Week in Review: Let’s benefit from Singapore’s strengths

  • City-state is the top destination in Asia for science, tech events
  • Instead of thinking about competing, participate to learn and network

Week in Review: Let’s benefit from Singapore’s strengthsI AM not one for selfies, but I took one earlier this week. It was with Bonnie Dunbar, director of the STEM Centre at the University of Houston.
She is also a NASA astronaut who has been on five missions to space. The selfie was for my kids actually, as they have a fascination with space.
During lunch I sat at the same table with Dr Ren Wu, distinguished scientist at the Institute of Deep Learning at Baidu Inc. Such a humble man he is, for someone so scarily smart.
I also met Rudy Mazzocchi, a successful biotech entrepreneur and currently chief executive officer of Pulse Biologic which develops holographic simulations of the human body to better help doctors during their medical training.
Oh, and he also helps Hollywood with its holographic effects. Check out what his company helped create at the 2014 Billboard Awards.
I met them, and a few other cool people doing amazing stuff, not in Malaysia but down south at the EmTech Singapore 2015 conference. My colleague Gabey Goh attended the same conference too, and wrote two excellent highlights articles you can enjoy here and here.
There were only a handful of Malaysians there to take advantage of the networking opportunities and to listen to over 20 fascinating speakers who would have expanded their horizons with their discussions on the possible disruptions some industries could face, and what this potentially means for their own business.
Predictably, a senior executive from a Malaysian company at EmTech did say Malaysia should organise similar events. And in Kuala Lumpur (KL) on Jan 29, even the chief executive officer (CEO) of a Malaysian broadcaster I was sharing my experiences with, said the same thing. Let’s have one in KL.
I say that you cannot possibly hope to, not in the short term at least, create such a top-class conference in Kuala Lumpur and attract such a stellar group of speakers.
Because, when it comes to the science, technology and communications space, Singapore has long ago successfully positioned itself as a leading destination in Asia – to not only host such events, but in attracting such visionaries and thought leaders.
The fact that it is the regional hub for so many tech companies just enhances its attraction as the top location in Asia for such events.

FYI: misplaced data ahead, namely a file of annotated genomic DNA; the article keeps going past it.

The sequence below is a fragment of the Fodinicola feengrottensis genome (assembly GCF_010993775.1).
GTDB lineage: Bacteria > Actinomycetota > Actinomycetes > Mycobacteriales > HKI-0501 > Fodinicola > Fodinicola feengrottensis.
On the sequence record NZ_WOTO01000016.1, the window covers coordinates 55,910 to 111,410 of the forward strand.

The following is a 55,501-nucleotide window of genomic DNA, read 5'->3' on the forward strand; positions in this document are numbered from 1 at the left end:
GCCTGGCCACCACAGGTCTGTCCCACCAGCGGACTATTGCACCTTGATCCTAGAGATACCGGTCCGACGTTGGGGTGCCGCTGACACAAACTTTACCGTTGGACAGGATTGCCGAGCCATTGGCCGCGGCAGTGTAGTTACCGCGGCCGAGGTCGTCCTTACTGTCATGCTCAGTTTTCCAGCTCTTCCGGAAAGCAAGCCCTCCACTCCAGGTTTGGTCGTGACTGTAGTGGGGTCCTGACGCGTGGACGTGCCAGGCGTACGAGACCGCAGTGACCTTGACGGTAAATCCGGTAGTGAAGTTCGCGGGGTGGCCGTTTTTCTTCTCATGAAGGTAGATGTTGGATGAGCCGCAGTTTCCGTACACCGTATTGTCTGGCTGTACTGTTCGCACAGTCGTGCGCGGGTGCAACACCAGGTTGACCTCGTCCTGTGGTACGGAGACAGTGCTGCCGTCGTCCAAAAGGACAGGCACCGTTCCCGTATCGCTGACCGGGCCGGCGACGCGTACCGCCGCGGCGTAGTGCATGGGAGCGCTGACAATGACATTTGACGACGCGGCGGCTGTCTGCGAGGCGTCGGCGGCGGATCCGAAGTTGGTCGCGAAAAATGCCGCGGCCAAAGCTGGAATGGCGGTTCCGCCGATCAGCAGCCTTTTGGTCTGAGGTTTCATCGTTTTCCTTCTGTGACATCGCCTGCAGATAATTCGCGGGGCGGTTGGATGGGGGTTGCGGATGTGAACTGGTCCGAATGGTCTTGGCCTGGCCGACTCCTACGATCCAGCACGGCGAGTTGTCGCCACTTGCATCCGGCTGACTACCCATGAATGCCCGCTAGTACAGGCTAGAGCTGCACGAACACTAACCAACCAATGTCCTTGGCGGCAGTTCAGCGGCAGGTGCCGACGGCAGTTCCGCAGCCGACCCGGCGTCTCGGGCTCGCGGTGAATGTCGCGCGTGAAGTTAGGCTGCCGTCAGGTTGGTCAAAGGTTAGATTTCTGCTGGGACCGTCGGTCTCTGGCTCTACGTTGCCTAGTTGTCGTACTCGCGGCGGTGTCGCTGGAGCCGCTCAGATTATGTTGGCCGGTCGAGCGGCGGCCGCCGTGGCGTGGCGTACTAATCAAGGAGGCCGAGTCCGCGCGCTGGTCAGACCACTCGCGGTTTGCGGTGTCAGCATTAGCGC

And I think this is great. Singapore is only a 60-min plane hop, which makes it an ideal day trip for conferences. If you want to drive, it is a five-hour trip. Imagine if this conference and other similar events were regularly held in South Korea or Tokyo. Would I go? Would you?
The former CEO of a US tech company’s KL operations, and who now is with a listed company in KL, agrees.
“Look at the concept of tai chi. Why go against the wind? Let’s just capitalise on Singapore’s strength as a world-class technology conference destination and participate in the events that interest us and we can learn from.
“Drop this fixation with wanting to organise these events or bringing the speakers to Malaysia,” says the senior executive, who has been going down to Singapore over the past 15 years for various conferences.
So I really hope more Malaysians take advantage of the close proximity of Singapore and enjoy and learn from some of the world-class science, innovation and technology events that happen regularly there.
Editor’s Picks:
EmTech Singapore: Conquering challenges on Earth … and beyond
Big data: Malaysia takes ‘small but significant’ first step
Axiata believes it's not too late to tackle digital media play
CIOs need to focus on vision, not control: Gartner
Disrupting industries, and Vertex Venture’s double purpose
99.co gets US$1.5mil, led by Eduardo Saverin, Sequoia Capital
Brandt International to invest US$56mil to grow BPO business
Previous Instalments:
Week in Review: Everything is interlinked
Week in Review: Smart nation, digital nation 
Week in Review: Plugging gaps on road to Vision 2020
Week in Review: Ecosystem cogs moving into gear
Week in Review: Malaysian ecosystem still reliant on govt

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